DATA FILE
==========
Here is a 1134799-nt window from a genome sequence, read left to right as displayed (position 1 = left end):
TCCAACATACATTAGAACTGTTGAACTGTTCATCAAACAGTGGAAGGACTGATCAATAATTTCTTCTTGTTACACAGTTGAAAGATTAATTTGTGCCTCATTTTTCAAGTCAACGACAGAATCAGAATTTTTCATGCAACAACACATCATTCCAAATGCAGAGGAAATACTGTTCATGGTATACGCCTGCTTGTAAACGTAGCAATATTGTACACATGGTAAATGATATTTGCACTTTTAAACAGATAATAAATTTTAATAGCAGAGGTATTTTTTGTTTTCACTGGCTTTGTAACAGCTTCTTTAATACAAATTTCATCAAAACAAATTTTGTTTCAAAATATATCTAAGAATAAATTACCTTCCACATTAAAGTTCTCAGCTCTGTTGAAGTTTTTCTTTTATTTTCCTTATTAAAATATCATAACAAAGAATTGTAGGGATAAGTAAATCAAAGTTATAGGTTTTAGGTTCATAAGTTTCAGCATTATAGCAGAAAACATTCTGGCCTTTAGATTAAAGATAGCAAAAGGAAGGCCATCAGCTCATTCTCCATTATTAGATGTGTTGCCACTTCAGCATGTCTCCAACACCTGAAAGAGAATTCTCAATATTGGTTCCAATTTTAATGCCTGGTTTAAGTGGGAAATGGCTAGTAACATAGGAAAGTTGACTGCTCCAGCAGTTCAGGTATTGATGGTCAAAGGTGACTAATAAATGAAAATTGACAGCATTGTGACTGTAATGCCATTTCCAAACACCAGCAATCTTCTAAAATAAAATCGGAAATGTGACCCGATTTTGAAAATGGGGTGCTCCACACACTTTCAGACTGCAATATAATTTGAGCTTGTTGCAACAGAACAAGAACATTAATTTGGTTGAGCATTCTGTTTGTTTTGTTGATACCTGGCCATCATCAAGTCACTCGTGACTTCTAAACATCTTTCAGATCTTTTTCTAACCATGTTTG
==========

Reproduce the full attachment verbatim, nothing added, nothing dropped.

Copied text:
Here is a 1134799-nt window from a genome sequence, read left to right as displayed (position 1 = left end):
TCCAACATACATTAGAACTGTTGAACTGTTCATCAAACAGTGGAAGGACTGATCAATAATTTCTTCTTGTTACACAGTTGAAAGATTAATTTGTGCCTCATTTTTCAAGTCAACGACAGAATCAGAATTTTTCATGCAACAACACATCATTCCAAATGCAGAGGAAATACTGTTCATGGTATACGCCTGCTTGTAAACGTAGCAATATTGTACACATGGTAAATGATATTTGCACTTTTAAACAGATAATAAATTTTAATAGCAGAGGTATTTTTTGTTTTCACTGGCTTTGTAACAGCTTCTTTAATACAAATTTCATCAAAACAAATTTTGTTTCAAAATATATCTAAGAATAAATTACCTTCCACATTAAAGTTCTCAGCTCTGTTGAAGTTTTTCTTTTATTTTCCTTATTAAAATATCATAACAAAGAATTGTAGGGATAAGTAAATCAAAGTTATAGGTTTTAGGTTCATAAGTTTCAGCATTATAGCAGAAAACATTCTGGCCTTTAGATTAAAGATAGCAAAAGGAAGGCCATCAGCTCATTCTCCATTATTAGATGTGTTGCCACTTCAGCATGTCTCCAACACCTGAAAGAGAATTCTCAATATTGGTTCCAATTTTAATGCCTGGTTTAAGTGGGAAATGGCTAGTAACATAGGAAAGTTGACTGCTCCAGCAGTTCAGGTATTGATGGTCAAAGGTGACTAATAAATGAAAATTGACAGCATTGTGACTGTAATGCCATTTCCAAACACCAGCAATCTTCTAAAATAAAATCGGAAATGTGACCCGATTTTGAAAATGGGGTGCTCCACACACTTTCAGACTGCAATATAATTTGAGCTTGTTGCAACAGAACAAGAACATTAATTTGGTTGAGCATTCTGTTTGTTTTGTTGATACCTGGCCATCATCAAGTCACTCGTGACTTCTAAACATCTTTCAGATCTTTTTCTAACCATGTTTG